53 votes
Accepted

Why do military jets sometimes have elevators in a depressed position when parked?

It generally means that the hydraulic actuator (power control unit) driving the surface has an "idle" facility that allows fluid to move internally between the two sides of the actuator piston, or ...
John K's user avatar
  • 131k
47 votes
Accepted

Why were the Space Shuttle's elevons reversed, early in re-entry?

For an explanation let me first explain hypersonic flow a bit. In super- and hypersonic flow, when a body moves through a fluid what changes foremost is not speed but density. At the high angle of ...
Peter Kämpf's user avatar
36 votes

In the early days of flight, were there any cockpit control schemes other than the modern one?

The Dunne D.8 used a pair of levers, each controlling one elevon.
Pilothead's user avatar
  • 20.1k
27 votes
Accepted

How do elevons work to roll a flying wing?

Good question! There's a bit of a misconception: when the elevon moves up, it actually decreases lift. It pushes air up which pushes the wing down. This explains the roll behaviour, but how does ...
Sanchises's user avatar
  • 13.3k
26 votes
Accepted

Why don't commercial aircraft use all-movable tail surfaces like my RC plane?

What is better and easier for small-scale models is not necessarily better for larger aircraft. First, you can't say that the fixed part "does nothing". The tail is primarily a stabiliser; without it,...
Zeus's user avatar
  • 9,063
24 votes
Accepted

Why aren't tilting propellers used as an alternative for ailerons or elevators?

It isn't done because a moving control surfaces is easier to design and build than an engine mount that rotates. Plus the associated structure needed to accommodate the thrust, p-factor, and ...
Romeo_4808N's user avatar
  • 73.7k
24 votes
Accepted

Why do the ailerons of this flying wing work oppositely compared to those of an airplane?

Most likely the adverse yaw effect (due to the induced drag of the increased lift on the down-aileron side) is causing the wing to yaw the opposite direction from the intended roll, and the yaw causes ...
Zeiss Ikon's user avatar
  • 17.1k
24 votes

Why are the grid fins on Starship pointy and sharp?

Such design, with hyperbolic leading edges, has been invented by MBDA (Airbus branch for missile systems) represented by BAE Systems (defense contractor), and is described in the European patent 3 599 ...
mins's user avatar
  • 72.9k
21 votes

Why isn't the rudder below the tail?

It is bad to put things below the tail because they might hit the ground. Even with nothing below the tail sometimes there is still a tail strike. http://avherald.com/h?article=42b2d053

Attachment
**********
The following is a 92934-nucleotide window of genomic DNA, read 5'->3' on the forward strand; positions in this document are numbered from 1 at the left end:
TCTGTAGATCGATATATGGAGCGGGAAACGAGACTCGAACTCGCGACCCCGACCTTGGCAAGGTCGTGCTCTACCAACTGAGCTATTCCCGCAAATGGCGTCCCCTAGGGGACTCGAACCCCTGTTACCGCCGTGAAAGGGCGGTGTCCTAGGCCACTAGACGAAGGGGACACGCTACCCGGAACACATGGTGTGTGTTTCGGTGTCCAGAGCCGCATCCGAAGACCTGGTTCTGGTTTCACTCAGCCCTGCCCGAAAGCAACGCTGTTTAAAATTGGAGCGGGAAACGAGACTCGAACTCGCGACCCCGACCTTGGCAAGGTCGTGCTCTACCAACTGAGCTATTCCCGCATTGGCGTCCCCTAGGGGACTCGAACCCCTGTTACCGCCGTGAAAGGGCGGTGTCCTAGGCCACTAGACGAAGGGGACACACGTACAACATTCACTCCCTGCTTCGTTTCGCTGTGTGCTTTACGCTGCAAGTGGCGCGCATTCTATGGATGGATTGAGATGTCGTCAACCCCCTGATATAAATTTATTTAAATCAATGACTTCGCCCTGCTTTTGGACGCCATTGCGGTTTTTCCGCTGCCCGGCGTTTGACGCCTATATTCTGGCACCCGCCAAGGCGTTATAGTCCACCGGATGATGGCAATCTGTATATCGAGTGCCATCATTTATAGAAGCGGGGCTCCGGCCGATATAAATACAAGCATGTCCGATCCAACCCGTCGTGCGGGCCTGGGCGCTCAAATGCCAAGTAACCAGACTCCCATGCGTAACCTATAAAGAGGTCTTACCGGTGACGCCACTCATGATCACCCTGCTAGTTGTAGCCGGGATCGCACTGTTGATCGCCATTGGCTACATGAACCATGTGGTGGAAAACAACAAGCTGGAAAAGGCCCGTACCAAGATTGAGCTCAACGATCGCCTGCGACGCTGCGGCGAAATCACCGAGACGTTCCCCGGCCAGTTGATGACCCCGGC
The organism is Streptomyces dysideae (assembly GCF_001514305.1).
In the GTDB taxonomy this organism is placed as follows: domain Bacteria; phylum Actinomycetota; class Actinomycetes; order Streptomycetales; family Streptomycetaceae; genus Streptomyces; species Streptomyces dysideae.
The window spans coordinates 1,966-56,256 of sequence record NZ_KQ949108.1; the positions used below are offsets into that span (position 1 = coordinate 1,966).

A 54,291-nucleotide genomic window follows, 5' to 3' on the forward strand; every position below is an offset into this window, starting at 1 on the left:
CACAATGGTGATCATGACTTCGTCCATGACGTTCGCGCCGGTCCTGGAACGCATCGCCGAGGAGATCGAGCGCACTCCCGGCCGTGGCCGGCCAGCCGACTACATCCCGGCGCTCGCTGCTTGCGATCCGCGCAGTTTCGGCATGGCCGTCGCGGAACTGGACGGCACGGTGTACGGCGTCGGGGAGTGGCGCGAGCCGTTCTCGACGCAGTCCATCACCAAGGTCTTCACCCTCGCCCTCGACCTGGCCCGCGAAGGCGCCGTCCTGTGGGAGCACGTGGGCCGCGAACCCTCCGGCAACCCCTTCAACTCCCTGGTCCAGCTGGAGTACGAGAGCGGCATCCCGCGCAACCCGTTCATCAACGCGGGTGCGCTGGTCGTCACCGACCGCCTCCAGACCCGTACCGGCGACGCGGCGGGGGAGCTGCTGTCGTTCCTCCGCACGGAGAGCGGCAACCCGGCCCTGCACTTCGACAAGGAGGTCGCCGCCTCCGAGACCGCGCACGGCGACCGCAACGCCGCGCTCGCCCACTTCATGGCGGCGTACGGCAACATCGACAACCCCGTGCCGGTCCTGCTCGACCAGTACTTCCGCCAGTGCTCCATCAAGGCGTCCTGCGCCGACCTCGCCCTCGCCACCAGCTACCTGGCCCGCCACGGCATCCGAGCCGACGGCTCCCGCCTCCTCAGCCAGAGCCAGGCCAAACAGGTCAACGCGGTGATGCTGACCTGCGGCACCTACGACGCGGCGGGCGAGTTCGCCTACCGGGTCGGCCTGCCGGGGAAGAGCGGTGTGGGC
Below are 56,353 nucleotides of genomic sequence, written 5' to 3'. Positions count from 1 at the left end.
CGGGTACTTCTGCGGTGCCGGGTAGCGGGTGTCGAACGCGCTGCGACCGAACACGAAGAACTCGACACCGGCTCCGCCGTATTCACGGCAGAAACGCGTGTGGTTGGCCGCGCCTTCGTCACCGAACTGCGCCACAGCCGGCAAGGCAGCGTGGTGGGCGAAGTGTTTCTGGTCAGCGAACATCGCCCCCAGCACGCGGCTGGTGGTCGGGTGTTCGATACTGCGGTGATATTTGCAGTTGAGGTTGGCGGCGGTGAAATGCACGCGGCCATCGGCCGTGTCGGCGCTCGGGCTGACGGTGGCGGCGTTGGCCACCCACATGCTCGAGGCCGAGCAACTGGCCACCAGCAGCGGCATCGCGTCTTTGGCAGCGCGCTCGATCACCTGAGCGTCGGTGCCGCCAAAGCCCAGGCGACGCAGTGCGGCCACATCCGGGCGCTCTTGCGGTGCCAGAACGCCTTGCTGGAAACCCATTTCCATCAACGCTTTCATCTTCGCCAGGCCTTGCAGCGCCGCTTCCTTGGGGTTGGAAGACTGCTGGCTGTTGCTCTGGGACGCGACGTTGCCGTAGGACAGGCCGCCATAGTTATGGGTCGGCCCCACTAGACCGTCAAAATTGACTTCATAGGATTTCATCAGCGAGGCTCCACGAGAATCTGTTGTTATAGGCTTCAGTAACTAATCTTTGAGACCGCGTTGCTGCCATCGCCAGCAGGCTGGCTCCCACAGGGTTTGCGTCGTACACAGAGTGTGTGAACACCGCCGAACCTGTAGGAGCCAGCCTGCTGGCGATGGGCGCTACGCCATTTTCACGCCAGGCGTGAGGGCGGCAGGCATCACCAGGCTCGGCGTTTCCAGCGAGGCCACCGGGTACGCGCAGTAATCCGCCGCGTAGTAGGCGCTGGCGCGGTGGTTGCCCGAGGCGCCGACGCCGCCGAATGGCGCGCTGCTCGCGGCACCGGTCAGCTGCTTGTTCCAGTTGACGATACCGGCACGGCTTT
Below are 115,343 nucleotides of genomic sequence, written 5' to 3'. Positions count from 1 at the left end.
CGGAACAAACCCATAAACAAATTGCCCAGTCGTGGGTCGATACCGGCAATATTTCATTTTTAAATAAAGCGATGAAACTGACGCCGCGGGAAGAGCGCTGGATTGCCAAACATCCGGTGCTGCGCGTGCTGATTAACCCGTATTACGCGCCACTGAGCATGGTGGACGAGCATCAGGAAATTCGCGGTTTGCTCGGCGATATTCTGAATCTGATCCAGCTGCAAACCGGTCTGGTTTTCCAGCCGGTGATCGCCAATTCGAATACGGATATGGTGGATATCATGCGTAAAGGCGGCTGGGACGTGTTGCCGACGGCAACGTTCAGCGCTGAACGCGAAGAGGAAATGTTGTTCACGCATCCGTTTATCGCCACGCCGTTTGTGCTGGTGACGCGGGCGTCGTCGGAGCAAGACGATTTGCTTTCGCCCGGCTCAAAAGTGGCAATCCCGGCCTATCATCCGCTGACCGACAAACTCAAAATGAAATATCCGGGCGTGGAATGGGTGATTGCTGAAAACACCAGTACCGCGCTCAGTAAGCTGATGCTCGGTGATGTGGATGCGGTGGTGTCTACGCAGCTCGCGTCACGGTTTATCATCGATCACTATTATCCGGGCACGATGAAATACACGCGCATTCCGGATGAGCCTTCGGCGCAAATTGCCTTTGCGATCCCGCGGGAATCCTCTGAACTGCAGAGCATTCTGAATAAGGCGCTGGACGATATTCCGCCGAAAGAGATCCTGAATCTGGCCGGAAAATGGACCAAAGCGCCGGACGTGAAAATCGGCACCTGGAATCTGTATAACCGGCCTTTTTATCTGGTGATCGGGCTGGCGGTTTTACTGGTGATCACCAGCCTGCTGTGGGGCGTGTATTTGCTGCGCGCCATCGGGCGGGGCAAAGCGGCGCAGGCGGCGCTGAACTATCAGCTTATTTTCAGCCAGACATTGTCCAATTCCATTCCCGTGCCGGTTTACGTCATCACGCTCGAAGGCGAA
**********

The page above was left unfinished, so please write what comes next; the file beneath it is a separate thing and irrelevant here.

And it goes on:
Anonymous Physicist's user avatar
20 votes
Accepted

Is the location of an aircraft spoiler really that vital?

Surfaces sticking out ahead of the Centre of Gravity act in an unstabilising manner: any dissymmetry will want to amplify itself. A dart thrown with the feathers first is in an unstable equilibrium ...
Koyovis's user avatar
  • 61.7k
19 votes
Accepted

How are control surface problems in wings having high bending dealt with?

Flaps and ailerons are weak in bending and have multiple hinges along the span. Also, as you can see in the photo, the flaps are segmented which not only helps to optimize the deflection angle over ...
Peter Kämpf's user avatar
18 votes
Accepted

Why are the red/white control surfaces under the wing extended during a take off?

These are not control surfaces, but a special type of split flap. In a split flap, the rear part (20% to 30%) of the lower wing panels is hinged at the front and can be lowered, thus increasing wing ...
Peter Kämpf's user avatar
17 votes

Can an airplane fly with on-off control surfaces?

Theoretically it could work that way. A maneuver that needs a certain control surface deflection for a certain amount of time could be done with full 30 degree deflection in a shorter time. Fine ...
fooot's user avatar
  • 73.2k
17 votes

Why do military jets sometimes have elevators in a depressed position when parked?

@John K's answer is perfect. However, in other mechanical systems such as elevators, fork-lifts, factory machines, etc and also NON hydraulic systems (and also possibly Jets) it is designed to be so ...
Mr. de Silva's user avatar
16 votes

In the early days of flight, were there any cockpit control schemes other than the modern one?

The early wright glider (1902) had its rudder connected to the wing warping system. they connected the rudder control cables to the wing-warping hip cradle, so a single motion by the pilot ...
Dave's user avatar
  • 101k
16 votes
Accepted

Do jackscrews suffer from blowdown?